Wrongful termination is a term that employment lawyers hear often from potential clients seeking to bring a lawsuit against their former employers. The abbreviated explanation I use in responding to these inquiries is to simply state, “wrongful termination doesn’t really exist,” but admittedly there is a more complicated larger picture.
Fundamentally, most private sector employment is at-will, or subject to modification or termination for any reason, absent a reason prohibited by the Constitution or by statute (discrimination, retaliation, etc.), or in the absence of a collective bargaining agreement (i.e. employment involving unions and unionized employees). Otherwise, there are only a handful of situations where a wrongful termination claim will be recognized in New York State, and those claims offer only limited protection:
First, a terminated employee can bring a wrongful termination lawsuit against their former employer if the employer’s handbook or other policy manuals say that the employee can only be discharged for cause, and if the handbook does not contain a disclaimer asserting that the at-will nature of the employee’s employment is not limited by the handbook. In the past, courts have recognized a limitation on at-will employment arising from an employee’s handbook. In Weiner v. McGraw-Hill, Inc., 57 N.Y.2d 458, 457 N.Y.S.2d 193 (1982) for instance, the Court recognized an implied-in-fact contract and allowed a claim of wrongful termination to proceed where the employment manual stated, “(t)he company will resort to dismissal for just and sufficient cause only…” and where the plaintiff employee presented evidence that he had been fired without sufficient justification.
Second, a terminated employee can bring a wrongful termination lawsuit where they previously agreed to employment for a definite duration. In other words, if your employer insists that you remain employed for a specific period of time, your employer cannot lawfully terminate your employment without just cause. However, if the employment contract does not define “just cause,” courts allow employers broad discretion in demonstrating just cause, meaning that an employer must demonstrate merely that it had “reasonable” grounds for termination and that the grounds were asserted in good faith. Still, where an employee is subject to an employment agreement for a definite duration, a fact dispute could be created merely by alleging facts demonstrating that the employer’s grounds for termination were untrue or otherwise made in bad faith. In this situation, the lawsuit would likely survive to trial.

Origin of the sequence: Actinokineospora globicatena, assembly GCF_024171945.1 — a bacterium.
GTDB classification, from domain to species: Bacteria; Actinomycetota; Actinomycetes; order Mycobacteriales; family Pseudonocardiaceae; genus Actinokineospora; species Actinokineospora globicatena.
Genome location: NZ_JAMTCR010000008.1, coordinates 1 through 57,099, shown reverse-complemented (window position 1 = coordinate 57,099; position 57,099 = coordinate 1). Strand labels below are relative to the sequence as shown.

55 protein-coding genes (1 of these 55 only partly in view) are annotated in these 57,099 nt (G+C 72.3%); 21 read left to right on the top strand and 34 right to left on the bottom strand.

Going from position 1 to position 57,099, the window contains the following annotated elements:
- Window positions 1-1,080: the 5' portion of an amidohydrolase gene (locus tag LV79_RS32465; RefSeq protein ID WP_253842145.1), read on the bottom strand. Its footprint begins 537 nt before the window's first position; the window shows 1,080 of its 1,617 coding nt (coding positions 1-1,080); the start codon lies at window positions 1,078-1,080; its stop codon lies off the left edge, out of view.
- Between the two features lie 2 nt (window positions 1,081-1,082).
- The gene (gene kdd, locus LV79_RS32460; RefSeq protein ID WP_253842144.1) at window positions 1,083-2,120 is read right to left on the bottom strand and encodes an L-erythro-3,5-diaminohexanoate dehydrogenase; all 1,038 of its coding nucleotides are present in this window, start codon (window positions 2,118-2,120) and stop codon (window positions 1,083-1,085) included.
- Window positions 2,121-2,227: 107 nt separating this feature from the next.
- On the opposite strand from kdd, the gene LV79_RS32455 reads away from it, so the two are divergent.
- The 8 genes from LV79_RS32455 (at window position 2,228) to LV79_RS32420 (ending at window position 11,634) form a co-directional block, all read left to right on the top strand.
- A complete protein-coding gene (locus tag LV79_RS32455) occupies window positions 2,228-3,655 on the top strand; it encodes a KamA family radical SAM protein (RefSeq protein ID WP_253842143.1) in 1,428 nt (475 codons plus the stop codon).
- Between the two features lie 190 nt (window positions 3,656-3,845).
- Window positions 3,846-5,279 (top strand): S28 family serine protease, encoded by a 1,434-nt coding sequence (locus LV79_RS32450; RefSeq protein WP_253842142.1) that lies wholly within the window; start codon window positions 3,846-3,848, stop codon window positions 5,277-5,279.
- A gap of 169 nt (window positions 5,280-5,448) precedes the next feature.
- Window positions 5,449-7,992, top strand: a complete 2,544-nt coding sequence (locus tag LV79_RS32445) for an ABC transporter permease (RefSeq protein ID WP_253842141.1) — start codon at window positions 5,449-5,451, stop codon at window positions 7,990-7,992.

Third, New York state trial courts have carved out an exception to the at-will principal for a very narrow subset of whistleblowers – attorneys fired as a result of having raised ethical concerns (go figure). Specifically, in Wieder v. Skala, 80 N.Y.2d 628,593 N.Y.S.2d 752 (1992), the Court enforced an implied-in-fact contract between a law firm associate and the partners in the law firm he worked for based on their common professional obligation to the Code of Professional Responsibility, which defines an attorney’s ethical obligations. The associate brought suit for retaliatory and wrongful termination and the court declined to dismiss his case, citing the ethical cannons of the profession as creating an obligation on the employer’s part to avoid retaliatory terminations.
And, well, that’s it. Those are the only exceptions to an employer’s right to fire you for whatever reason they want to. Despite this, I get calls weekly from potential clients – many of them with egregious stories of unfair treatment and unpleasant behavior in the workplace – seeking to bring a wrongful termination lawsuit, and inevitably these callers are stunned silent upon learning that they have no recourse. It’s not fair, I know. But it’s the law, so if this is you, it’s best to prepare yourself for an unsatisfying outcome and focus on securing unemployment benefits, making sure your accrued vacation days are paid out, and ensuring all of your wages, including your overtime pay, is paid to you in full.